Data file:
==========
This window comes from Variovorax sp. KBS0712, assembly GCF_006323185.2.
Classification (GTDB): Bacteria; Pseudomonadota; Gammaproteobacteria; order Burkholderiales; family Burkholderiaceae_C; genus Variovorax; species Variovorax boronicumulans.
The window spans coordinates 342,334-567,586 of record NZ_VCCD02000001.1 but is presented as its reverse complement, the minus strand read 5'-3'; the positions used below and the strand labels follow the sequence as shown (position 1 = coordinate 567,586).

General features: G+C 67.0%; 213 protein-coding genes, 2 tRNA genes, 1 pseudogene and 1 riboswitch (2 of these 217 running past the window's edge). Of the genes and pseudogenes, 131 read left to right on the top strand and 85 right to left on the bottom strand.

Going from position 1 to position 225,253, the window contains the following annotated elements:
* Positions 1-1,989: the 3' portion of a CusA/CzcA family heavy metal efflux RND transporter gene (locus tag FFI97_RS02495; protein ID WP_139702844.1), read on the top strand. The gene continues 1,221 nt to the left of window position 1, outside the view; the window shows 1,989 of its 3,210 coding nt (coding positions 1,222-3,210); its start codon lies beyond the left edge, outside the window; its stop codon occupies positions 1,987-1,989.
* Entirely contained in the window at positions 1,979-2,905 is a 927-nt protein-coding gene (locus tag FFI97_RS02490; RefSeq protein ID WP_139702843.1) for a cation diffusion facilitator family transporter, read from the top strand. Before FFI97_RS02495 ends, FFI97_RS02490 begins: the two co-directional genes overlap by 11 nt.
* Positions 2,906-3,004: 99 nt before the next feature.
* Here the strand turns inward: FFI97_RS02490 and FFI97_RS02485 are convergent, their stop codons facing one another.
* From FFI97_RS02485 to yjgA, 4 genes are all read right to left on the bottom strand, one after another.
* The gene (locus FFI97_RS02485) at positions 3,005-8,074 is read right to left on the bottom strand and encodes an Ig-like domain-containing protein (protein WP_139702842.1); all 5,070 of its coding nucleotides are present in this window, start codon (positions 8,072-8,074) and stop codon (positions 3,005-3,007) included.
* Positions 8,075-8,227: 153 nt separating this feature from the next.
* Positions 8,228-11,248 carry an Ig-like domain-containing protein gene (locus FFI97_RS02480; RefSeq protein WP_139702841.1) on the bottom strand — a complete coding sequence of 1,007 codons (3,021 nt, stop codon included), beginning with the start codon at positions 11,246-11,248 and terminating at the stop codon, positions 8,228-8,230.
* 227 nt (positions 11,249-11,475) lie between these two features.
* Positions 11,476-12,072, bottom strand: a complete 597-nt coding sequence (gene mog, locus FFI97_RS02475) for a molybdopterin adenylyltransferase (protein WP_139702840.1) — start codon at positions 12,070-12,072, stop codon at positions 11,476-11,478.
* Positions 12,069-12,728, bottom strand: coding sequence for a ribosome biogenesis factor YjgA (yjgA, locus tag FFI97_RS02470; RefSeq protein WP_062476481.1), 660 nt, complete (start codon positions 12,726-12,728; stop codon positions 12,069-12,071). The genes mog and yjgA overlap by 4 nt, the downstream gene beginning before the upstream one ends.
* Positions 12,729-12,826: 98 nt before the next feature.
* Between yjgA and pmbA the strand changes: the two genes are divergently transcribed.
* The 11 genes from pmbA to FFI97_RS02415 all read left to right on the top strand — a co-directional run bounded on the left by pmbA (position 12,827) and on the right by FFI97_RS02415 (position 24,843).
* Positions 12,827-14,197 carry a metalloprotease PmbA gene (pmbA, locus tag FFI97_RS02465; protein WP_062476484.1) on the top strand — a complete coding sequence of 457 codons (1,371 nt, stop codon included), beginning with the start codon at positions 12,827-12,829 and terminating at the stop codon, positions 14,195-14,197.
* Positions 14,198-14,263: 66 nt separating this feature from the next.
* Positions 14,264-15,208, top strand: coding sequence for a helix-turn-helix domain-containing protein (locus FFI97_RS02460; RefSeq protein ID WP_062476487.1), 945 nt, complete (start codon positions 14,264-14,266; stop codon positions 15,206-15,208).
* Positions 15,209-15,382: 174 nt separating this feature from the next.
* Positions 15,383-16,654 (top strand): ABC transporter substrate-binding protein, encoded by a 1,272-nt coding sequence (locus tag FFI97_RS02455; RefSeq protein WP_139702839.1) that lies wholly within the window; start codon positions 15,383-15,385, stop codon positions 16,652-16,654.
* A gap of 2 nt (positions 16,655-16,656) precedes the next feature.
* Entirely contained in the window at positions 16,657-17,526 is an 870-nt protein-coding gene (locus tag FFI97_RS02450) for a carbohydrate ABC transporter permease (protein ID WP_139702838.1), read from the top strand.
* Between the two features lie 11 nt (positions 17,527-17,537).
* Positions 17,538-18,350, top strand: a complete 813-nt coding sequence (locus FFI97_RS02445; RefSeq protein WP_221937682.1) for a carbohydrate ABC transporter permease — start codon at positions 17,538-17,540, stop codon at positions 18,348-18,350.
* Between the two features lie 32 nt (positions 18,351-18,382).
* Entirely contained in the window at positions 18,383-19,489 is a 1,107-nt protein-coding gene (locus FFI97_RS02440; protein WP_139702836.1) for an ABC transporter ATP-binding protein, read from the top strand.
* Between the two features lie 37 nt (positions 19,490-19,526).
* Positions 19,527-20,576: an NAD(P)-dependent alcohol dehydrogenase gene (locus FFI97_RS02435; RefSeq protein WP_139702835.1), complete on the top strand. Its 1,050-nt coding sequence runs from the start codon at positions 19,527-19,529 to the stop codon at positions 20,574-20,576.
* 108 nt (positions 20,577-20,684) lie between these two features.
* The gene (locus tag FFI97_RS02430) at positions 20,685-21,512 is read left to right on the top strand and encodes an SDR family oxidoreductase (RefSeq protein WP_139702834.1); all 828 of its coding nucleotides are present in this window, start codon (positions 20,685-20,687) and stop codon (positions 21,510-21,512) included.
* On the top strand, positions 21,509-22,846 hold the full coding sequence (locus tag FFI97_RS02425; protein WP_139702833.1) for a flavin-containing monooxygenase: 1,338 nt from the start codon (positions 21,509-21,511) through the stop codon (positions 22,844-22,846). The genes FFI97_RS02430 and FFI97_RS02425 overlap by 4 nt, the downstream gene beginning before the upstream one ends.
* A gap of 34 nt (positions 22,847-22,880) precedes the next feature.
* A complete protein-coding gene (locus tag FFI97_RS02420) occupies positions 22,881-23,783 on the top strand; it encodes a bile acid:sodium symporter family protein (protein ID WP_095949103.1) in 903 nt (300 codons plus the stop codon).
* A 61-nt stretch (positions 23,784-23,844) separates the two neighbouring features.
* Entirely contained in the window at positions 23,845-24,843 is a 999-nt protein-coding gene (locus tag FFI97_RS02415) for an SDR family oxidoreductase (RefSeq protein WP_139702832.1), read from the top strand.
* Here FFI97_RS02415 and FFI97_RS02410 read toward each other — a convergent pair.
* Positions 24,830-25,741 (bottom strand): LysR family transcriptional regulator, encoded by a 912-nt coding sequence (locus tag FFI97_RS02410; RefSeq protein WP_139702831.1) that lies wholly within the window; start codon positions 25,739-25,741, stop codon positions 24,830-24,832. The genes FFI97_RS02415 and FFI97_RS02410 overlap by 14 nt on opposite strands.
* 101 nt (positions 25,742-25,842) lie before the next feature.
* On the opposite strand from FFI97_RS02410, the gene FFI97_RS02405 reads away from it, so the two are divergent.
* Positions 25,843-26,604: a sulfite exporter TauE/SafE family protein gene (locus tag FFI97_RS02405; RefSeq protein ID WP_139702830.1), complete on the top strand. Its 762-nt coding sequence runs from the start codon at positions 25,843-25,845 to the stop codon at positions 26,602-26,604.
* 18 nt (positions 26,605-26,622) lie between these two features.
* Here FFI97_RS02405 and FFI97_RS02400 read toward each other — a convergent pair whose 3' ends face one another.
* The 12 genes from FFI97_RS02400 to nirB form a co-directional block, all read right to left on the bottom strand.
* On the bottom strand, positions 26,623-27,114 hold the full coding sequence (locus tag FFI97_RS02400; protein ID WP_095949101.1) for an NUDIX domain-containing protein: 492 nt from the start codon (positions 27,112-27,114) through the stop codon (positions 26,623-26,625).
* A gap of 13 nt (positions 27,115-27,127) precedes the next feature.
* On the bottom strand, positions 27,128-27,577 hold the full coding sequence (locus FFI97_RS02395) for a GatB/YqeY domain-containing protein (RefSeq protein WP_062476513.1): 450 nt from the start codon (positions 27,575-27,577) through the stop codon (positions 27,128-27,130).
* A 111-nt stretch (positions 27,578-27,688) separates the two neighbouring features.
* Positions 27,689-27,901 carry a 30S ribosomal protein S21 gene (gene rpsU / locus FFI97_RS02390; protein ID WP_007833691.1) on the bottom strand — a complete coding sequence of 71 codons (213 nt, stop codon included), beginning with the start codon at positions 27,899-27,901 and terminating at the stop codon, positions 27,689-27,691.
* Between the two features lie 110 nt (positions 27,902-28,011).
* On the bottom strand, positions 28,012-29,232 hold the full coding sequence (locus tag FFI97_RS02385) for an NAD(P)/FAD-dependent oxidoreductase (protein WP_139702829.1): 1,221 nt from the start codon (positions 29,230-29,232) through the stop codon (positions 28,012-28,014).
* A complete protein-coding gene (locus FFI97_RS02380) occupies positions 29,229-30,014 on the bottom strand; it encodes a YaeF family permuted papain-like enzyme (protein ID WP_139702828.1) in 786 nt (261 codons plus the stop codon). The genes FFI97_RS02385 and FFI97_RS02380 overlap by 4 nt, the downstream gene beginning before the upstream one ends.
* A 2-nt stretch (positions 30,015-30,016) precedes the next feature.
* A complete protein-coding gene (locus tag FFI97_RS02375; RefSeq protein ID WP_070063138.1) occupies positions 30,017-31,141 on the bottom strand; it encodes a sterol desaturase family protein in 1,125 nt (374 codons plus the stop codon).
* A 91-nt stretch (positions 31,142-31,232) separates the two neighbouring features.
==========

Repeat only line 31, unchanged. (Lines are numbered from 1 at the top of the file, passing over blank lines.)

* Between the two features lie 37 nt (positions 19,490-19,526).